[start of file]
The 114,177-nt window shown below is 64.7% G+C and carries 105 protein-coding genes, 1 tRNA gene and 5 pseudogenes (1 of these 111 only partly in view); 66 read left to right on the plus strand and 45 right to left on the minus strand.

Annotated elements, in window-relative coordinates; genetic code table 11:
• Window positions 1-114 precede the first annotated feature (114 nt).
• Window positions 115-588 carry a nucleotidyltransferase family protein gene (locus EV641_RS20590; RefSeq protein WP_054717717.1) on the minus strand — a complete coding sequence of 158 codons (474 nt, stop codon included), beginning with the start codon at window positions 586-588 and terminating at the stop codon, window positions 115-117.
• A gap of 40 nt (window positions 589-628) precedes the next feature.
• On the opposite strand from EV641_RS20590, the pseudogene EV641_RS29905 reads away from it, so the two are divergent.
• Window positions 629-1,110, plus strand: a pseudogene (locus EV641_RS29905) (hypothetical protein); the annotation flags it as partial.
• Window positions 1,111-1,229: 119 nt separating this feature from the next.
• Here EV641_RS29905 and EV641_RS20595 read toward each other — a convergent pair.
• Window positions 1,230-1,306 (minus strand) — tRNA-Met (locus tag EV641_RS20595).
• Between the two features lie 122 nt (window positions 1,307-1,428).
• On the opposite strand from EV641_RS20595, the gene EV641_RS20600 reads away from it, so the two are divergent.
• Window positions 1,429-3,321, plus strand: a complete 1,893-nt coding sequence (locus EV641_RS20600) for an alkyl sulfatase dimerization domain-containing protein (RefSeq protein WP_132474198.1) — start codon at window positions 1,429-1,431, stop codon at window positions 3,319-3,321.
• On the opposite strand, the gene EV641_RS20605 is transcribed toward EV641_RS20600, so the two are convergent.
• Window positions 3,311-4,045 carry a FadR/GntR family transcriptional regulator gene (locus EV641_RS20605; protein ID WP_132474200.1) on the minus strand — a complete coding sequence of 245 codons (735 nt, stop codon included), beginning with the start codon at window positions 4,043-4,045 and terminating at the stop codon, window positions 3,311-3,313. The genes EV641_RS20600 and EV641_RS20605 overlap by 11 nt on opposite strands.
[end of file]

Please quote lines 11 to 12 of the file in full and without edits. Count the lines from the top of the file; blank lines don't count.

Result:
• Between the two features lie 122 nt (window positions 1,307-1,428).
• On the opposite strand from EV641_RS20595, the gene EV641_RS20600 reads away from it, so the two are divergent.